Vorticity, Rotation and Symmetry (V) – Global Results and Nonlocal Phenomena

Vorticité, Rotation et Symétrie (V) – Résultats Globaux et Phénomènes Nonlocaux

(With abstracts)
(Marseille, France local time) https://www.thetimezoneconverter.com

Organizing Committee

Raphaël Danchin (Université Paris-Est Créteil Val-de-Marne)
Reinhard Farwing (TU Darmstadt)
Sarka Necasova (Czech Academy of Sciences)
Jiri Neustupa (Czech Academy of Sciences)

Scientific Committee

Sylvie Benzoni-Gavage (ENS Lyon)
Dongho Chae (Chung-Ang University)
Toshiaki Hishida (Nagoya University)
Paolo Maremonti (University of Campania “Luigi Vanvitelli”)
Milan Pokorny (Charles University of Prague)

Vorticity, Rotation and Symmetry (V) – Global Results and Nonlocal Phenomena is the fifth edition of a series of previous international conferences entitled Vorticity, Rotation and Symmetry (I)-(IV) which took place at CIRM in Luminy in 2008, 2011,2014, and 2017, respectively. From the very beginning, these conferences focusing on various aspects of mathematical fluid dynamics have gathered organizers from three different countries : the Czech Republic, France and Germany, that have very strong schools on that topic. In just a few years, Vorticity, Rotation and Symmetry conferences became highly appreciated along with similar (older) conference series at e.g. Mathematisches Forschungsinstitut Oberwolfach (Germany) and Banach Center (Poland).

In contrast to the previous meetings, this workshop will mainly focus on “global results” in mathematical fluid mechanics and on the impact of genuinely “nonlocal terms”. By our idea,

• global results will encompass the analysis of asymptotic decay of solutions in space and/or time and of the asymptotic structure, as well as the dynamical systems point of view. We also have in mind the issues of global-in-time regularity and non-uniqueness for the incompressible Navier-Stokes equations, that despite being still open questions, generated a number of exciting new results and approaches.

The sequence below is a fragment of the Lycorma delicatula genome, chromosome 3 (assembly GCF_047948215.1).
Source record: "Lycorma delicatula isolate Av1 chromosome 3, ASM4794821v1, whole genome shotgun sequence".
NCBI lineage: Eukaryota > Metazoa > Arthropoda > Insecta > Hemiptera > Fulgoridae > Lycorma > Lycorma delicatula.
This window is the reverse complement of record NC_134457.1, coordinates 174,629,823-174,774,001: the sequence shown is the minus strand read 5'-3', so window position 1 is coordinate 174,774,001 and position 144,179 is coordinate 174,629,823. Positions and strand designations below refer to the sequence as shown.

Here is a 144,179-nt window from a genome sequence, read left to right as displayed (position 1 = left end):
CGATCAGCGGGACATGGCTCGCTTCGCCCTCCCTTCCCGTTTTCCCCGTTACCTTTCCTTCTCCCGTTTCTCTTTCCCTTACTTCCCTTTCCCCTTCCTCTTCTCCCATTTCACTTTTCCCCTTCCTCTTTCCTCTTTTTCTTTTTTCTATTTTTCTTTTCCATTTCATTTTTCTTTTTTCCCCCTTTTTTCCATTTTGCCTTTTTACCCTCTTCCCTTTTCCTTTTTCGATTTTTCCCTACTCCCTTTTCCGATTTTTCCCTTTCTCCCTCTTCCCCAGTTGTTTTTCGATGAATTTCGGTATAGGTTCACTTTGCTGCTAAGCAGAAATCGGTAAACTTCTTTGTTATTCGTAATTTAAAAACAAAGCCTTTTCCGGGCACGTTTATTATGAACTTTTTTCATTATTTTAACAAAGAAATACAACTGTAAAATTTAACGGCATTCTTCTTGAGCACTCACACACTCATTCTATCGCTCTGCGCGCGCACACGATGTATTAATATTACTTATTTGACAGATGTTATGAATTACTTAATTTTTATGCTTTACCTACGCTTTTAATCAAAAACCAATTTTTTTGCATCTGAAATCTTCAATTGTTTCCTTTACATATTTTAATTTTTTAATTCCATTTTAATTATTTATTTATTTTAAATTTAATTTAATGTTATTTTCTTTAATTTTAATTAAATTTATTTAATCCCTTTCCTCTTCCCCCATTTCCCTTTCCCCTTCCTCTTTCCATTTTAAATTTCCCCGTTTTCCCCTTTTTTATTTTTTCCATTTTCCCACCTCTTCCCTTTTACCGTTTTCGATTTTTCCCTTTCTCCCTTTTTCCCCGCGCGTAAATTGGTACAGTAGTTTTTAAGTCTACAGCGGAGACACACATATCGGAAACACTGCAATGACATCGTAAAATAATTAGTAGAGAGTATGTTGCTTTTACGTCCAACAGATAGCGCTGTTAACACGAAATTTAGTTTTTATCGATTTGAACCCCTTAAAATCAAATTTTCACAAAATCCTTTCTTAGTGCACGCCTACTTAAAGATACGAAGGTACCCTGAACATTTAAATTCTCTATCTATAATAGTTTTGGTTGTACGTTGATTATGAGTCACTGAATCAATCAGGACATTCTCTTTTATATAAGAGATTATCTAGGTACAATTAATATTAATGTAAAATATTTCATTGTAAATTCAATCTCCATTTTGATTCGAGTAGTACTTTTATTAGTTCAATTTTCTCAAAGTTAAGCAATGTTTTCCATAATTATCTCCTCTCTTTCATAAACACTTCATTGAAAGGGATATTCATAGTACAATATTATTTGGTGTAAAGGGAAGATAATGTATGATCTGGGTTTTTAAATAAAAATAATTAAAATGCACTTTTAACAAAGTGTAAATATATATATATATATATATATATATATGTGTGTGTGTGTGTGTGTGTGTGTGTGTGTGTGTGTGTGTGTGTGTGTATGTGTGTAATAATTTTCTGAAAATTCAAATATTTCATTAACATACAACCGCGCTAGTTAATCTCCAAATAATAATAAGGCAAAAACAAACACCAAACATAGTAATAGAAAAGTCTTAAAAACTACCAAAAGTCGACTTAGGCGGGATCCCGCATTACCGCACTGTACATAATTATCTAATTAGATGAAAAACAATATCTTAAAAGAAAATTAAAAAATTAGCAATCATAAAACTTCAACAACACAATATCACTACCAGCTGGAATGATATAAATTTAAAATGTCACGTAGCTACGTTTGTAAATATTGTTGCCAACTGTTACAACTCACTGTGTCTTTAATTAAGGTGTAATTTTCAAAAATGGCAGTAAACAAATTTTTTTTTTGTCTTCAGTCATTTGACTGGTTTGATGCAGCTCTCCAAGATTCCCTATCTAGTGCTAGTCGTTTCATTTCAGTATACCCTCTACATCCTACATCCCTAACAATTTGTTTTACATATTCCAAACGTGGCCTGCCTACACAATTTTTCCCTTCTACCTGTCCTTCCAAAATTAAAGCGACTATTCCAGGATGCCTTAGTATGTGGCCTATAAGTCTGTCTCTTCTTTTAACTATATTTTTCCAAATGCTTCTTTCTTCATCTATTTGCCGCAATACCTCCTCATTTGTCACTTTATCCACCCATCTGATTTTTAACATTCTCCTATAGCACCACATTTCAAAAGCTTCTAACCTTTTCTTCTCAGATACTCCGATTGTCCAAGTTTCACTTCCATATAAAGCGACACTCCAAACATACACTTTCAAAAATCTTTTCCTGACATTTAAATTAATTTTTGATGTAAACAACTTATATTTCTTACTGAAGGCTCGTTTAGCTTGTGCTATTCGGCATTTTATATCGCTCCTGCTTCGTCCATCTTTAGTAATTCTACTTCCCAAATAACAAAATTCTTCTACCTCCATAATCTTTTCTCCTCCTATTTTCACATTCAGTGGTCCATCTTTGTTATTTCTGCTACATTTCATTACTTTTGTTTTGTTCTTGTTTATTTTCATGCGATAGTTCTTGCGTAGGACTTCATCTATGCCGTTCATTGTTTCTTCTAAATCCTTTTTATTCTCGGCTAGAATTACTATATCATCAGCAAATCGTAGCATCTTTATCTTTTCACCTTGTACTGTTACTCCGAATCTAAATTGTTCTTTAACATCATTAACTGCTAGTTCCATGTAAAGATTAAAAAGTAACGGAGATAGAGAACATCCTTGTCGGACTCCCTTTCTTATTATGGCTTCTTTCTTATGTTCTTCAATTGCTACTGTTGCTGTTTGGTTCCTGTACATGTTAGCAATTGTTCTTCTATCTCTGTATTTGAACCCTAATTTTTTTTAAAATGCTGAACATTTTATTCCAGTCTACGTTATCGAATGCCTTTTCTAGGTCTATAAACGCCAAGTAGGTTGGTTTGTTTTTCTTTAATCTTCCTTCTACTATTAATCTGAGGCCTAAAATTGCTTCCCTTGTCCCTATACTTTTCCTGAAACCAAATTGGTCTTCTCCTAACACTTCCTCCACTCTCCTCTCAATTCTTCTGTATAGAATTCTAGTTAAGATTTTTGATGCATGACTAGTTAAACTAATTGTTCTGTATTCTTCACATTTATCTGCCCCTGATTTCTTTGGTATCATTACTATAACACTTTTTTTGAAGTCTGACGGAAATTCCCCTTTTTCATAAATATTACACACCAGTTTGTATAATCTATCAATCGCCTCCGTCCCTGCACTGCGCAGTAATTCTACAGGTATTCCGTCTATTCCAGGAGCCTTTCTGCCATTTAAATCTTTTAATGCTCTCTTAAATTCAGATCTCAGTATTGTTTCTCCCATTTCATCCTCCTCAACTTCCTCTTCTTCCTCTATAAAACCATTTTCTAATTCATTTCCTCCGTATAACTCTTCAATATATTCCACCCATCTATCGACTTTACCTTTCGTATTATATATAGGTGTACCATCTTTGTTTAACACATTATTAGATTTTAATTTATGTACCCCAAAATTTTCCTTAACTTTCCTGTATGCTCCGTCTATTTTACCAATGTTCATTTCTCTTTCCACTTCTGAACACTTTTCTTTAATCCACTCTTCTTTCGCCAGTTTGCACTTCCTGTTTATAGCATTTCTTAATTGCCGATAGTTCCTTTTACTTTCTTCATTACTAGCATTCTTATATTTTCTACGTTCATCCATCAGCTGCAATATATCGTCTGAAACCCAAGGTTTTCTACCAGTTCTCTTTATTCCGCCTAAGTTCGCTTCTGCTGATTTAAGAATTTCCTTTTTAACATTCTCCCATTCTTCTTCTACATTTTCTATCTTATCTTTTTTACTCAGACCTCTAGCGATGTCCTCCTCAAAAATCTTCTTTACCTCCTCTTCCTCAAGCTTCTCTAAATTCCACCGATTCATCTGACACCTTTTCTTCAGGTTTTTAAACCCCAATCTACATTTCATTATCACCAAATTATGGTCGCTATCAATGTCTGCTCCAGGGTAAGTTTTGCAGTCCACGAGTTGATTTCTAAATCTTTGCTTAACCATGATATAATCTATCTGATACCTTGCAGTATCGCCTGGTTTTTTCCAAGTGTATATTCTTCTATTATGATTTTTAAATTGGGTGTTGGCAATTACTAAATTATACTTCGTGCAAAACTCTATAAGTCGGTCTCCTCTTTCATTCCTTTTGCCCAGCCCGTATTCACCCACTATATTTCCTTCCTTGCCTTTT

The second main topic on

​• nonlocal phenomena in fluid mechanics goes far beyond the non-locality of the pressure function of the Stokes equations. As a matter of fact, it is inherent for several types of non-Newtonian fluids as well as active equations like the (surface) quasi-geostrophic equations acting e.g. as a scalar model for 2D/3D Navier-Stokes and for 3D Euler equations. Nonlocal effects are typical for many flow models due to fractional diffusivity or state equations based on Riesz operators. They are also naturally appear in mathematical biology when modeling flocking and aggregation. The conference will bring together 60 – 70 scientists from various branches of mathematical fluid dynamics all over the world, with focus on global and nonlocal phenomena. Young researchers will have a place of honor in the program. We are planning to publish conference proceedings in an international journal as we did for the last four conferences in this series.

Discussion rooms will be available to registered conference participants via the link below. Your access code to the rooms is provided by the organizers.
This page is accessible with a password issued by CIRM.


TTobias Barker (ENS Paris)
Lorenzo Brandolese (Université Lyon 1)
Marco Bravin (Basque Center for Applied Mathematics)
Peter Constantin (Princeton University)
Anne-Laure Dalibard (Sorbonne université)
Francesco Fanelli (Université Lyon 1)
Eduard Feireisl (Czech Academy of Sciences)
Boris Haspot (Dauphine Université Paris)
Jiao He (Université Paris-Saclay)
Matthieu Hillairet (Université de Montpellier)
Tsukasa Iwabuchi (Tohoku University)
Jinkai Li (South China Normal University)
Yasunori Maekawa (Kyoto University)
Amina Mecherbet (Sorbonne Université)
Evan Miller (McMaster University)
Hideyuki Miura (Tokyo Institute of Technology)
Sylvie Monniaux (Aix-Marseille Université)
Piotr Mucha (Univeristy of Warszawa)
Antonin Novotný (Université du Sud Toulon-Var)
Takayoshi Ogawa (Tohoku University)
Takahiro Okabe (Osaka University)
Charlotte Perrin (CNRS, Aix-Marseille Université)
Tomasz Piasecki (University of Warsaw)
Milan Pokorny (Charles University Prague)
Jürgen Saal (University of Düsseldorf)
Jonas Sauer (Max-Planck-Institute Leipzig)
Gregory Seregin (University of Oxford)
Senjo Shimizu (Kyoto University)
Changzhen Sun (Université Paris-Saclay)
Patrick Tolksdorf (Johannes Gutenberg-University Mainz)
Ioann Vasilyev (Université Paris-Saclay)
Alexis Vasseur (University of Texas at Austin)
Zhifei Zhang (Peking University, Beijing)